Objective: To determine the prevalence of hospital admissions associated with ADRs and examine differences in prevalence rates between population groups and methods of ADR detection.
Data sources: Studies were identified through electronic searches of Cumulative Index to Nursing and Allied Health Literature, EMBASE, and MEDLINE to August 2007. There were no language restrictions.
Study selection and data extraction: A systematic review was conducted of prospective observational studies that used the World Health Organization ADR definition. Subgroup analysis examined the influence of patient age groups and methods of ADR detection on reported ADR admission rates. All statistical analyses were performed using STATA v 9.0.
Data synthesis: Twenty-five studies were identified including 106,586 patients who were hospitalized; 2143 of these patients had experienced ADRs. The prevalence rates of ADRs ranged from 0.16% to 15.7%, with an overall median of 5.3% (interquartile range [IQR] 2.7-9.0%). Median ADR prevalence rates varied between age groups; for children, the ADR admission rate was 4.1% (IQR 0.16-5.3%), while the corresponding rates for adults and elderly patients were 6.3% (IQR 3.9-9.0%) and 10.7% (IQR 9.6-13.3%), respectively. ADR rates also varied depending on the methods of ADR detection employed in the different studies. Studies that employed multiple ADR detection methods, such as medical record review and patient interview, reported higher ADR admission rates compared with studies that used medical record review alone. Anti-infective drugs were most often associated with ADR admissions in children; cardiovascular drugs were most often associated with ADR admissions in adults and elderly patients.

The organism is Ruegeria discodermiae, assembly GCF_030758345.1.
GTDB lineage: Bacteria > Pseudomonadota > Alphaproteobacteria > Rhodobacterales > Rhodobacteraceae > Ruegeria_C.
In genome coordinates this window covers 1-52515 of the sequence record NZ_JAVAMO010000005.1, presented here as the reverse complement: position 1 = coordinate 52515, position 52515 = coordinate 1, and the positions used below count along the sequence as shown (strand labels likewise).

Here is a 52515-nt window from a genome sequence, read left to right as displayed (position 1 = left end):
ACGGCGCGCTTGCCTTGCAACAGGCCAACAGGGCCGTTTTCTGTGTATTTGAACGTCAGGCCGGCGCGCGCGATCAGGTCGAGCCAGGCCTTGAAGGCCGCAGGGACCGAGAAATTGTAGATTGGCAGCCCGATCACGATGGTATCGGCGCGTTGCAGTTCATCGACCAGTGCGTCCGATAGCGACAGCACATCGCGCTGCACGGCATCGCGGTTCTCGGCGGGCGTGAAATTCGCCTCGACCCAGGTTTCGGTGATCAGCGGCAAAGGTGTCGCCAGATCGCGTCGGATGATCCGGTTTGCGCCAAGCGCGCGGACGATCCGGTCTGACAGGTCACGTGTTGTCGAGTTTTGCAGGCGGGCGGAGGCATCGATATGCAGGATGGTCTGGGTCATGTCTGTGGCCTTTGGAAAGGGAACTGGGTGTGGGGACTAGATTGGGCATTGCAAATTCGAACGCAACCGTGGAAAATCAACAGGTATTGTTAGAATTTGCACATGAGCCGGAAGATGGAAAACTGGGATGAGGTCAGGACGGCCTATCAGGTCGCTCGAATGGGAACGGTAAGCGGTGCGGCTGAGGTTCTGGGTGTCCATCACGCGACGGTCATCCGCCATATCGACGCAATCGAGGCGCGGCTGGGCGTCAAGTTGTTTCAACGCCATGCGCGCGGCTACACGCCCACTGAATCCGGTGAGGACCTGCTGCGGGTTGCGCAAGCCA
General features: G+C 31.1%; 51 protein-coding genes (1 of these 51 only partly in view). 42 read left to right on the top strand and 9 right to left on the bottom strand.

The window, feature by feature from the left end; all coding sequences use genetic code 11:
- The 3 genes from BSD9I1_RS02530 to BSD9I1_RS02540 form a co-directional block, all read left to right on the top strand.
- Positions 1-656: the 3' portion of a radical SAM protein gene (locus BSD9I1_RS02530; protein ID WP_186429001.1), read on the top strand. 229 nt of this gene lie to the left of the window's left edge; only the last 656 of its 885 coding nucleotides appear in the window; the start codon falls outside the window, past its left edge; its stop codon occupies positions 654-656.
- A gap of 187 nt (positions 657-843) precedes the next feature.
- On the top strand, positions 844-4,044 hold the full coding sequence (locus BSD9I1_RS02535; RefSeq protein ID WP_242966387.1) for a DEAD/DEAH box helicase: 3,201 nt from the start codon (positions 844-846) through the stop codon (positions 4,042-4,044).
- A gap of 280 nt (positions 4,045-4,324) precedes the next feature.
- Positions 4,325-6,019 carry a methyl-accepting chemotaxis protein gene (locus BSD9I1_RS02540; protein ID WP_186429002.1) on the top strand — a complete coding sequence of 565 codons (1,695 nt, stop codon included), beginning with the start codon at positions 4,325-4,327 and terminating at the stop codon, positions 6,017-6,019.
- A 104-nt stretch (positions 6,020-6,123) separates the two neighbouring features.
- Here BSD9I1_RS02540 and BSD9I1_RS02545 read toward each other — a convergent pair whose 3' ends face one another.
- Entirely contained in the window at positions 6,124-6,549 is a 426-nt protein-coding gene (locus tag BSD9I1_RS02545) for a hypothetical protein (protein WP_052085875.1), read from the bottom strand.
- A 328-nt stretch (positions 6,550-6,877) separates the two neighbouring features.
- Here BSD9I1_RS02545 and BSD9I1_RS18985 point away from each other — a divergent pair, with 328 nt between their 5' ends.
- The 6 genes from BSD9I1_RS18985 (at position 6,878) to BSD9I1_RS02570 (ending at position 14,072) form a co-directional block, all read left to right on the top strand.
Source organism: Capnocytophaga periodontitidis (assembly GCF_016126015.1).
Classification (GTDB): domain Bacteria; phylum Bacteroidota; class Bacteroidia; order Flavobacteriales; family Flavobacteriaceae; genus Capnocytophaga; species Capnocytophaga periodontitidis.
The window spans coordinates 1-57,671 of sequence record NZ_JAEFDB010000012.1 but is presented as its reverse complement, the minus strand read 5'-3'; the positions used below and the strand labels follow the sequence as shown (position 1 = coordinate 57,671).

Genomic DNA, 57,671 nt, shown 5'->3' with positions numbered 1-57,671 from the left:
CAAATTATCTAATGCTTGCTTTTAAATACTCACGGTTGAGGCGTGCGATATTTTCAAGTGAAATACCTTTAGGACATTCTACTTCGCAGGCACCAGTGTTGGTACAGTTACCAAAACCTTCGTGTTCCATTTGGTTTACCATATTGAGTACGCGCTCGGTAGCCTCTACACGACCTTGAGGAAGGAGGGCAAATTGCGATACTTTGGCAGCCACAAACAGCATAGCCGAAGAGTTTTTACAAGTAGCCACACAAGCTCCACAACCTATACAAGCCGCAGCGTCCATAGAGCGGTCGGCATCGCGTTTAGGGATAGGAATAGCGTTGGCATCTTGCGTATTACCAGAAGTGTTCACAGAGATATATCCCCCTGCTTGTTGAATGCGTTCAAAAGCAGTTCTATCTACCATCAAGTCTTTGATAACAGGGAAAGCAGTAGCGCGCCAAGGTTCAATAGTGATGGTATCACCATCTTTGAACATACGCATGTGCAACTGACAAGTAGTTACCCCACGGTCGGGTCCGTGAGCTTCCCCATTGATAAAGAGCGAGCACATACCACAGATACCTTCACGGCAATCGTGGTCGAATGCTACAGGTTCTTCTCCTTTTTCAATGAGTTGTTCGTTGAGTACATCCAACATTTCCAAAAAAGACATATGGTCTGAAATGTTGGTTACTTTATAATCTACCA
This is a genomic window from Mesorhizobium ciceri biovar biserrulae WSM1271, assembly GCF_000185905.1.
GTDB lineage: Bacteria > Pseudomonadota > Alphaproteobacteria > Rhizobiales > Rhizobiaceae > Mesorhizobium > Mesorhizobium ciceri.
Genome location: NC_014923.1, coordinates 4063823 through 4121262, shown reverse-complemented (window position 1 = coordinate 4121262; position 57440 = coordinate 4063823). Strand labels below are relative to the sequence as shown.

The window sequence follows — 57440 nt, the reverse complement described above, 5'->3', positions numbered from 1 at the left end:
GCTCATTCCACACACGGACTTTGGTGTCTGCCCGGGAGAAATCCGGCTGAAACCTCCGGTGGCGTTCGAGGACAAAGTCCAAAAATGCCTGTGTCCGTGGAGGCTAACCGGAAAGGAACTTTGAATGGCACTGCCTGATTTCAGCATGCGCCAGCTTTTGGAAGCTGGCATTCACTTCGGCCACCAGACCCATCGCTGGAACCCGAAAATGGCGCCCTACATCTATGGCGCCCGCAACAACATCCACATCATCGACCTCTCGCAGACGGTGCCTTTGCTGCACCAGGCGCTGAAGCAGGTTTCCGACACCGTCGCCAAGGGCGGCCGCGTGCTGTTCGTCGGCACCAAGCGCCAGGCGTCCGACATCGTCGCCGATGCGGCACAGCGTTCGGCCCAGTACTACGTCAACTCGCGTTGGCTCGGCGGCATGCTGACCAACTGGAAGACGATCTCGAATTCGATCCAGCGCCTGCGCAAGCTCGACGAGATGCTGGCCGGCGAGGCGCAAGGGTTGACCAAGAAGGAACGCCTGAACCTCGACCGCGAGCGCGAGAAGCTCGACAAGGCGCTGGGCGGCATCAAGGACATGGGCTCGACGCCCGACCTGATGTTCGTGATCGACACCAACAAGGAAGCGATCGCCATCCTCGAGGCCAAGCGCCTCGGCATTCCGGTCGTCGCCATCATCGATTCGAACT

Conclusions: Approximately 5.3% of hospital admissions were associated with ADRs. Higher rates were found in elderly patients who are likely to be receiving multiple medications for long-term illnesses. The methods used to detect ADRs are also likely to explain much of the variation in the reported ADR prevalence rates between different studies.